- Sorry, I’m going to disagree with the papers again
- Cola versus fruit juice. What’s the truth?
- Revealed, the safe amount of fruit juice to drink
The other day I was out with the dog.
I decided to take a shortcut through some woods behind the houses.
Now, I don’t know if you do any dog walking…
But one of the things you almost always find when you go off-piste through woods, fields and waste grounds is what I call a ‘party space’.
It’s usually a little clearing filled with plastic bottles and cans, wrappers and carrier bags. Signs that youngsters sneak to this spot to hang out, have a crafty cigarette and do whatever young people do these days.
I never see human beings in these places…
I never catch the tail end of these little gatherings…
So I can only assume they happen in the dead of night when old fogeys like myself are tucked up in bed dreaming about cake.
Anyway, I find quite a few of these rubbishy-strewn hotspots on my walks and here’s one thing I notice…
Many of the bottles and cans have contained booze…
Many of the bottles and cans have contained Coke, Sprite, Lilt, Lucozade and other types of fizzy pop…
Many have contained high caffeine energy drinks like Monster or Red Bull…
But what very few, if any, have contained is fresh fruit juice.
Your average young person is not clamouring for freshly pressed apple juice, or a kale and kiwi smoothie, nor a pulpy orange juice.
They’re generally knocking bag sugary fizzy drinks.
When I used to take my kids for pub lunches, it wasn’t fresh pineapple juice that they were constantly nagging me for, it was Coke and lemonade.
These are the readily available – and CHEAP – soft drinks that fill the shelves.
I’d say these were far more of an issue than fruit juice when it comes to the problem of people consuming too much sugar.
But we’ve had a spate of articles warning of the dangers of fruit juice.
Here was The Express:
“Experts claim ‘fruit juice is as bad for health as cola’.”
The sub-headline explained that fruit juice was just as likely to lead to an early death as drinking cola or lemonade.
I read versions in The Telegraph, Times and The Sun, and I’m sure it was in the rest too.
Can’t beat a good, shocking headline like that for getting clicks to your website or sales for your paper.
And look, I’m not going to dispute the fundamental science here, which showed that two big problems from drinking sugary drinks were obesity and increased insulin resistance, leading to diabetes.
While most people assume that fruit juice is full of healthy sugars and fizzy pop full of bad sugars, the reality is that the sugars work in similar ways.
Here’s what the researchers said:
“The nutrient content of 100-percent fruit juices and SSBs [sugar sweetened beverages] is very similar.
Although the sugar in SSBs is added during processing and the sugar in 100-per-cent fruit juice occurs naturally, the specific sugars they provide for the body to process are essentially the same and the biochemical response when metabolised is the same.”
Which you could interpret as saying that a glass of Coke in the morning is no worse than a glass of orange juice.
I’m going to stick my neck out here and argue against all the papers on this, but is it really helpful to suggest that this is the case? Is fruit juice the enemy?
Clearly, drinking too much fruit juice is going to lead to sugar-related health problems. And it’s worth pointing out to people that it’s not good for you if you have too much.
But do people generally buy a carton of fresh, pressed juice and guzzle the whole thing in a few hours?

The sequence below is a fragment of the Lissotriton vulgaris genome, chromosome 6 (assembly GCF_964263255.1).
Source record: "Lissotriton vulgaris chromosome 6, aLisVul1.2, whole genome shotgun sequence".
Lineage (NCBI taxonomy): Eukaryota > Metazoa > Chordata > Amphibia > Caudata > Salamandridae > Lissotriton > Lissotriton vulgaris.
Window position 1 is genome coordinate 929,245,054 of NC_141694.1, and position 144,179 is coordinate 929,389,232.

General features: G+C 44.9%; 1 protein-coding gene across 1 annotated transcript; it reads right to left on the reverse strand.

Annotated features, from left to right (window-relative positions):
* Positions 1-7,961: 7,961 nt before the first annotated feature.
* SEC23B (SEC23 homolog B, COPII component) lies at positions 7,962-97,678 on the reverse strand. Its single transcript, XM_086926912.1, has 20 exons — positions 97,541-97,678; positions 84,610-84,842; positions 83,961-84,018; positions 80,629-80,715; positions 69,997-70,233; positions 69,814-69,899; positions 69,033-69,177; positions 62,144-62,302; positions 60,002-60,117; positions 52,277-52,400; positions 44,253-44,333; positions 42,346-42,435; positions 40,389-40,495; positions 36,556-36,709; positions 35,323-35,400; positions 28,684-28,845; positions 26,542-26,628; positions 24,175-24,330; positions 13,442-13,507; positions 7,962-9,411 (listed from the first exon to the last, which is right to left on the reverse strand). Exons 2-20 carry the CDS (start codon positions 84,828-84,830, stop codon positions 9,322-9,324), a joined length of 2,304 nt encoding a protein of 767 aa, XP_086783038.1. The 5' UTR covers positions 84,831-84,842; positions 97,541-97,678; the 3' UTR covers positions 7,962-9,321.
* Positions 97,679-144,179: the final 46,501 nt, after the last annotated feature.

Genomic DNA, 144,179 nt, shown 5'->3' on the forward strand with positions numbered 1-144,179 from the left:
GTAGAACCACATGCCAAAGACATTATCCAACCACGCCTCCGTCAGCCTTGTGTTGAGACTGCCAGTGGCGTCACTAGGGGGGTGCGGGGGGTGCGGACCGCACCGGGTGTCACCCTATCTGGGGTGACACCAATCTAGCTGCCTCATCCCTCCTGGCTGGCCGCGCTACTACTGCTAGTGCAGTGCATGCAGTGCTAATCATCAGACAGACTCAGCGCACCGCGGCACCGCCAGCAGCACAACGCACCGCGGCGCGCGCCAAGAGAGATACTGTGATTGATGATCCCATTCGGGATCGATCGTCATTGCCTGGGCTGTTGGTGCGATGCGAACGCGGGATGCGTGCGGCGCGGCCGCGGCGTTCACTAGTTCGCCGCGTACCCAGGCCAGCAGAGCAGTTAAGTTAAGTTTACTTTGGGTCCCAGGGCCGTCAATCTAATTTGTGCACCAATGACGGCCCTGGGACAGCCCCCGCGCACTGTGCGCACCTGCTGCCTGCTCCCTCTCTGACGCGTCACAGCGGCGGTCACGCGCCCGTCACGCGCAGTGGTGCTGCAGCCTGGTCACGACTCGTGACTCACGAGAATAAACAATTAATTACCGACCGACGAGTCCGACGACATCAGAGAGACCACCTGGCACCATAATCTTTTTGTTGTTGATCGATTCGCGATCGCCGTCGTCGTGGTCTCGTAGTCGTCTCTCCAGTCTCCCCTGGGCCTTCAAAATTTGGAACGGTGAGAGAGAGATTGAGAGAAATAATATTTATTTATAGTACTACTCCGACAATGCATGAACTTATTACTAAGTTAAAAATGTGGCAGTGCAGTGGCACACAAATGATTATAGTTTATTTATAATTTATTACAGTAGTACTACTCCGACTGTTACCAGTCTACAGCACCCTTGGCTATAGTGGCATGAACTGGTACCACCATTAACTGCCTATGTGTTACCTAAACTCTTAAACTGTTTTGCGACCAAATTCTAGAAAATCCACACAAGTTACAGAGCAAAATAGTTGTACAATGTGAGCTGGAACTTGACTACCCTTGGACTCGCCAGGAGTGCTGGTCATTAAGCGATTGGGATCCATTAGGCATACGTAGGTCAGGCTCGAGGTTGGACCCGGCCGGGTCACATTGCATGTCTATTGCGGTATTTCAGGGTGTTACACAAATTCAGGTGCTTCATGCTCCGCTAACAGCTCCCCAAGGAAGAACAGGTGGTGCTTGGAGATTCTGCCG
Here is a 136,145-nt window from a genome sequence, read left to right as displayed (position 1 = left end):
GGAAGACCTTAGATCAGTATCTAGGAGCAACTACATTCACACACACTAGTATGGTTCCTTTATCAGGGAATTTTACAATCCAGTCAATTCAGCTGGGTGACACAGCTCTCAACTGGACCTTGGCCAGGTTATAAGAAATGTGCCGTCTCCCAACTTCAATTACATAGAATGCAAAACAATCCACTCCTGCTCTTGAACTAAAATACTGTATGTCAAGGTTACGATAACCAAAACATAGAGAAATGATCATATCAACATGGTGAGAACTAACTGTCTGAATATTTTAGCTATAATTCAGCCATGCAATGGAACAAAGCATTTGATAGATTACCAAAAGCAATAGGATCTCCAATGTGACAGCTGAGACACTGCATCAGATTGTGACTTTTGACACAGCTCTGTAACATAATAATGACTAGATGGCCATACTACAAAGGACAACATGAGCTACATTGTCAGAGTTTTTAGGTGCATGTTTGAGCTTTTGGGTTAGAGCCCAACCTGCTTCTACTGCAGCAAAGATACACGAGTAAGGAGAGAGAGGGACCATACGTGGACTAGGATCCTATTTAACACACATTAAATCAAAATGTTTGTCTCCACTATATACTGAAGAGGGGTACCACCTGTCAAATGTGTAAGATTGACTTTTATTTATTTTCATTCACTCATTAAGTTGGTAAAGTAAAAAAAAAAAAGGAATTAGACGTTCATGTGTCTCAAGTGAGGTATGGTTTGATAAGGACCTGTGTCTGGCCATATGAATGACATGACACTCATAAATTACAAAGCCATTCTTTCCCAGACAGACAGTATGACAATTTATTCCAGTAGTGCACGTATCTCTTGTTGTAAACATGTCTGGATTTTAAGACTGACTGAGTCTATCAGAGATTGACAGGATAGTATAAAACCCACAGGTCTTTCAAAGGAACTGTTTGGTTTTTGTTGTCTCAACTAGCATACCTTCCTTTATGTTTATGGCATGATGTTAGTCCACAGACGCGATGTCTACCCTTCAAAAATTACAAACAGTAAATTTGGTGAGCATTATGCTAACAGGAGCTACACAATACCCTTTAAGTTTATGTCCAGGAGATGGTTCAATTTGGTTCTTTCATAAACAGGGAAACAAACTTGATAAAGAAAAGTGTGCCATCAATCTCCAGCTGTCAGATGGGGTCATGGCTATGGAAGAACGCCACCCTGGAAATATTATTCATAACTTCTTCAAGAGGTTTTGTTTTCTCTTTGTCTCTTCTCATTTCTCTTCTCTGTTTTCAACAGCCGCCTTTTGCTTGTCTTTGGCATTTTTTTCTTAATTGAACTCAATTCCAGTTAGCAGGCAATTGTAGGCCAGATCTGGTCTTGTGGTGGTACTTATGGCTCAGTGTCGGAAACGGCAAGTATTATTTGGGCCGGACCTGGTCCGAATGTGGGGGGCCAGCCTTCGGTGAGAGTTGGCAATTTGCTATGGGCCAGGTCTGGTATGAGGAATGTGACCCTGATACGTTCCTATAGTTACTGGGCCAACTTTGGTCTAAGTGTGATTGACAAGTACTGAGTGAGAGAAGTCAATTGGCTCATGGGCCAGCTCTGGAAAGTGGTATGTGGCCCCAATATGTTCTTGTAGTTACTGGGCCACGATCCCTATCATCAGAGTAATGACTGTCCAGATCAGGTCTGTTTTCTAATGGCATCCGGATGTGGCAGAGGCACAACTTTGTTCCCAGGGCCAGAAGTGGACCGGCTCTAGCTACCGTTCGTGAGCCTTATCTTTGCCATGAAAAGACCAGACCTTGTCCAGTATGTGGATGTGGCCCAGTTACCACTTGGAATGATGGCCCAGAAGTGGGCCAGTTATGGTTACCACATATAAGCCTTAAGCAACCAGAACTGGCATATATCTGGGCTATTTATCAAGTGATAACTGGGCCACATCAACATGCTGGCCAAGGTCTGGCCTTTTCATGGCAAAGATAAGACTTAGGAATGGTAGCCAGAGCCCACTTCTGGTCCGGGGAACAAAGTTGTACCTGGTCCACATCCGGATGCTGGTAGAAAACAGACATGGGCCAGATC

Is it what young people are addicted to drinking?
When I discover rubbish heaps full of discarded drink containers, are they full of fresh juices?
I had a look at the original report these articles are based on and, to summarise, it says that the fact that sugar in fruit is natural and simple it still gets metabolised by the body in the same way that more complex added sugars do, so the resulting ‘sugar load’ is comparable.
However, what the report also notes is that drinking moderate amounts of fruit juice actually reduces cardiovascular problems, lowers risk of stroke and helps reduce cognitive decline.
So how much is a ‘moderate’ amount?
Revealed, the safe amount of fruit juice to drink
Findings from a European Prospective Investigation Into Cancer and Nutrition study have shown that moderate consumption of 100% fruit juice (less than 7 five-oz glasses per week) was associated with 17% lower risk of cardiovascular disease and 24% lower risk of stroke.
Agreeing with that, the UK recommendation is that a 150ml glass of fruit juice counts as one of you five-a-day.
Even one of the experts behind the research said:
“There is no suggestion one glass a day is problematic.”
So you see, you can get some health benefits from drinking one glass of fruit juice a day…
And in my experience, that is what most folk have. A glass of fresh juice for breakfast.
Compare that to a glass of fizzy pop, which has pretty much no nutritional value.
Now the picture seems a bit less dramatic doesn’t it?
Then there are also the artificial sweeteners in soft drinks (even some of the non-diet ones) that aren’t in fresh fruit juice, and which have been associated with long-term health problems.
The upshot is this…
If you are consuming a litre of fruit juice a day then you might well have issues with sugar, and you really need to cut down dramatically.
Try sparkling water, mineral water or a naturally fermented drink like kombucha instead.
But if you want to have a soft drink with your lunch, dinner or breakfast, then a fruit juice is healthier than fizzy pop, no matter what the papers have led us to believe.
And if we want to point the finger at substances that are causing obesity and ill health, then I’d say attacking fruit juice is silly when by far the biggest issue is readily available, cheap sugary fizzy pop, especially for the younger generations.
That’s my tuppence-worth anyway!